Just how seriously f-cked are our state politicians?
It’s probably too much to ask for political courage and vision. And we don’t reward it anyway — the last two State leaders with serious reform credentials were Nick Greiner and Jeff Kennett, and both got done over by the electorate, although Greiner limped along for a time in minority government.
But it shouldn’t be too much to ask for basic competence and no corruption. Of the two states in the news on the weekend, WA Labor has struggled with the latter and NSW Labor has demonstrated for some years it is incapable of the former.
Are there any state leaders — premiers or otherwise — of whom voters, or even rusted-on party members, can be proud, or at least feel confident they know where they want to go and how to get there?
Then again, if you were talented and interested in public life, why would you enter state politics? The long-term centralisation of political power in Australia is starving state politics of its policy interest.
State politicians are becoming managers and administrators, barely different from the public servants who work for them. It wasn’t just John Howard’s prolonged assault on federalism that did this. Kevin Rudd’s cooperative federalism, with its emphasis on national harmonisation, will have a similar effect.
But Labor’s shrinking gene pool is exacerbating the problem. Like all political parties, Labor has for decades been drawing on an ever-decreasing pool of talent — people willing to make the sacrifice necessary to participate in public life. But what used to be its strengths have now become weaknesses.
Labor’s trade union links used to guarantee a steady supply of capable men and women who arrived in politics with extensive experience in administration and arguing a case inside the party. This at least would guarantee competence.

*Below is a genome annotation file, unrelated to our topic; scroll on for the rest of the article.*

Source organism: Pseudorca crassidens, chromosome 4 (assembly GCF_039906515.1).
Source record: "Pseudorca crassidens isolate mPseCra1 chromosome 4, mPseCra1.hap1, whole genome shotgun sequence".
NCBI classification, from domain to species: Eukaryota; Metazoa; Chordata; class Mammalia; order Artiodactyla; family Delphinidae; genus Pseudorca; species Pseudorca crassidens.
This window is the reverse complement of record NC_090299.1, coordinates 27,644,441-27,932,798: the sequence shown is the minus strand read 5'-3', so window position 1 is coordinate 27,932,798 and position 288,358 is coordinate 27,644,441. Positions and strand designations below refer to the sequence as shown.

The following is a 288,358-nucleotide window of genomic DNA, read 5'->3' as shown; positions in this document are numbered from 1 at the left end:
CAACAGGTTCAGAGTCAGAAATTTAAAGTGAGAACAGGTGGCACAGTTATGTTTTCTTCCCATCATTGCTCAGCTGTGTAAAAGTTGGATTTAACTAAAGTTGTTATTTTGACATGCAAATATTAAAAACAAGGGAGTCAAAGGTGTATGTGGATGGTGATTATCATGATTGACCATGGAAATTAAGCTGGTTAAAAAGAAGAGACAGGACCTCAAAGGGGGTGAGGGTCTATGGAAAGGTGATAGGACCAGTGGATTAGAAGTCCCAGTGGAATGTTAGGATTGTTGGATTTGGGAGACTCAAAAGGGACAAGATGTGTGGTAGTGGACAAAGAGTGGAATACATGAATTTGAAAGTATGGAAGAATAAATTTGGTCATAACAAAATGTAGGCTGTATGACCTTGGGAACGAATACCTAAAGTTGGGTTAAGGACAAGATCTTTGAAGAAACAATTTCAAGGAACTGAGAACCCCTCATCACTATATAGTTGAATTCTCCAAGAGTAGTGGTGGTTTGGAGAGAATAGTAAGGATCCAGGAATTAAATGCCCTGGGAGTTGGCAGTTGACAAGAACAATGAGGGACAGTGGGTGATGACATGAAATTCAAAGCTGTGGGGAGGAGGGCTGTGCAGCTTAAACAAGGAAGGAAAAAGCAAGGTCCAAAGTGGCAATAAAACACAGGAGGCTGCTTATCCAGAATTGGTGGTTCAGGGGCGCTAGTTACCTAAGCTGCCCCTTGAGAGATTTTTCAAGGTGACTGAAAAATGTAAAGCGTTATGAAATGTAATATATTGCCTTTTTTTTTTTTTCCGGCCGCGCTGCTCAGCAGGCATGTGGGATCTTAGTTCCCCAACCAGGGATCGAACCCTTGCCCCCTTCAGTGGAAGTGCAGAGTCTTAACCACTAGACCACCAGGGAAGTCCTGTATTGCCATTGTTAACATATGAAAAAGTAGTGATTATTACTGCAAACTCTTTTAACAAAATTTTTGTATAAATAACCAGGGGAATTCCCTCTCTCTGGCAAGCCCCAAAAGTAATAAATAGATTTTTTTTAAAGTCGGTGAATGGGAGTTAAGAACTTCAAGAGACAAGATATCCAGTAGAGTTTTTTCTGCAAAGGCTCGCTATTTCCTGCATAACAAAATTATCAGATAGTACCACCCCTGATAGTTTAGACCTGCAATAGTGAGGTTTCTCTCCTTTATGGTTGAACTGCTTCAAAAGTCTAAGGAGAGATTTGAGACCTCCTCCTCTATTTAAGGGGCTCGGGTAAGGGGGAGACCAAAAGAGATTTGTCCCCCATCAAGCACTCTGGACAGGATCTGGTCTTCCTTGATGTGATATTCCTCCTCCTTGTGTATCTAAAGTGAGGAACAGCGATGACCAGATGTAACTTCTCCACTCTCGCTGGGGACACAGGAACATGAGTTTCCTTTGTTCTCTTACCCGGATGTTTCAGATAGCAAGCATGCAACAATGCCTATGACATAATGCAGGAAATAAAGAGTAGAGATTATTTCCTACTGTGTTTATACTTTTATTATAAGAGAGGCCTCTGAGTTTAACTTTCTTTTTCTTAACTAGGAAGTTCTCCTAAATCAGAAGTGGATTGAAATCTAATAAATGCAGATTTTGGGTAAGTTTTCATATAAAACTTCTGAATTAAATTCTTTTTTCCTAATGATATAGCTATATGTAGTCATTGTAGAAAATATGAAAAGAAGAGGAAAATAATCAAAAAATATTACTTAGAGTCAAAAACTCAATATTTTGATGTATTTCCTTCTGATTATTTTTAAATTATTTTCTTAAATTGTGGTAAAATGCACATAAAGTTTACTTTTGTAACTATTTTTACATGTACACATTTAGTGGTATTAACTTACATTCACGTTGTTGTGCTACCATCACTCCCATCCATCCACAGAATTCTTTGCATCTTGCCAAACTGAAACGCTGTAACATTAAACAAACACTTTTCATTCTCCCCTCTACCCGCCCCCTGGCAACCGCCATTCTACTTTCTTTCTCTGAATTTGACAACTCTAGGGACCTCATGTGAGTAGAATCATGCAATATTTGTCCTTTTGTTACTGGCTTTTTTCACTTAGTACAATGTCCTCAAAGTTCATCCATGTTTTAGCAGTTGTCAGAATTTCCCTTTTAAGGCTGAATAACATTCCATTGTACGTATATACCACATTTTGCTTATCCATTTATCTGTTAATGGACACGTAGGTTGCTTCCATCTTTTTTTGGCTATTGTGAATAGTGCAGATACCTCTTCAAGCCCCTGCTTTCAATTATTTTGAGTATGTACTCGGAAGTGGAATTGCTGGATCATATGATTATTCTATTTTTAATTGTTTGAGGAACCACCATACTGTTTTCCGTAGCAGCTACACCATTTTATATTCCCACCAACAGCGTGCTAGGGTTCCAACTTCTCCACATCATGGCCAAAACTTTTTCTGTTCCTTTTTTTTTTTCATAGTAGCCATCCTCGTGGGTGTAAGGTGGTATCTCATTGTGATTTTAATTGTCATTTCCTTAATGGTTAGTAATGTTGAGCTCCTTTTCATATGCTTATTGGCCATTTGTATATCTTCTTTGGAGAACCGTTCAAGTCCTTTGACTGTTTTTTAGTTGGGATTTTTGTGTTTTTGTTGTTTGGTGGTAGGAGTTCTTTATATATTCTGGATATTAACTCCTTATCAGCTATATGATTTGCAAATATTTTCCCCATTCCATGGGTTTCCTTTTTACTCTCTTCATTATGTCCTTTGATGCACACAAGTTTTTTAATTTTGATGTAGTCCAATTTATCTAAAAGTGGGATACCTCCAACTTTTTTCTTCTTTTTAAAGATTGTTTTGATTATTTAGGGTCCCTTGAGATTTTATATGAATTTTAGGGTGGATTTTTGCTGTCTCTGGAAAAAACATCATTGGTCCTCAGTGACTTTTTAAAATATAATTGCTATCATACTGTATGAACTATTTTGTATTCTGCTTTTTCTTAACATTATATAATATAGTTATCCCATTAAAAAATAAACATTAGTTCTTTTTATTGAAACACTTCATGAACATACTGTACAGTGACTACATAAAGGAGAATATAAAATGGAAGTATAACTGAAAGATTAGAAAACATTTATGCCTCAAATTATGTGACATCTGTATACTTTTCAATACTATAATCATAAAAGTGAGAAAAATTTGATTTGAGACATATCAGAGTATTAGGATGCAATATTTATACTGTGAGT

But the steady shrinking of trade unions and the professionalization of politics, which produced a clear political career ladder — ministerial adviser, factional player, chief of staff, preselection, ministry, lucrative post-political consultancy career — has ushered in the golden age of the factional hack.
At some point in the last decade, Reba Meagher and the ever more blimp-like Joe Tripodi came to symbolise Labor in NSW. Indeed, Tripodi, in between trips to ICAC, has become a party power broker. The sight of he and Eddie Obeid playing kingmakers last week is a perfect illustration of just how utterly stuffed Labor is in NSW.
Michael Costa was another example of the problem. Costa rapidly ascended to the second highest office in NSW apparently without the one thing critical for a successful career — a capacity for compromise.
In fact, Costa not merely appeared to enjoy fighting for what he believed in, he seemed like he’d fight his own reflection if there was no one else around to target. This is an astonishing failure. Regardless of your ideology or competence, you can’t run a state without an ability to be flexible. If you mentioned flexibility to Costa, he’d tell you to get f-cked, although admittedly that appeared to be his reaction to pretty much anything.
And now one professional party hack in Morris Iemma has been replaced by another in Nathan Rees. Rees may of course turn out to be a political star, although his party has handed him not so much a poisoned chalice as a good old Neville Wran-style sh-t sandwich with a tanking economy and a deeply unpopular government.
Brendan Nelson was his usual consistent self yesterday when he vaguely referred to “looking at the Constitutional arrangements in New South Wales” about an early election, but then backed off when Barrie Cassidy asked him to give some detail. But he’s got a point. If ever there was a government that needed dismissal, it’s this lot.
Rees’s one hope lies across the chamber in Barry O’Farrell. I remember when O’Farrell looked the goods — moderate, pleasant, smart, competent. He managed to blow that the other week when he knocked back Iemma and Costa’s privatisation plan. Suddenly there are big questions about the bloke’s judgement. And the Liberals appear to be suffering from the same shallow talent pool as Labor, although at least, in drawing on legal and small business ranks, they get politicians who’ve actually had some real world experience.
These problems won’t go away. They’ll get worse until we change State politics to make it more appealing to talented people, and our political parties decide that they need to genuinely broaden their memberships. Until then, we’re stuck with the likes of Joe Tripodi.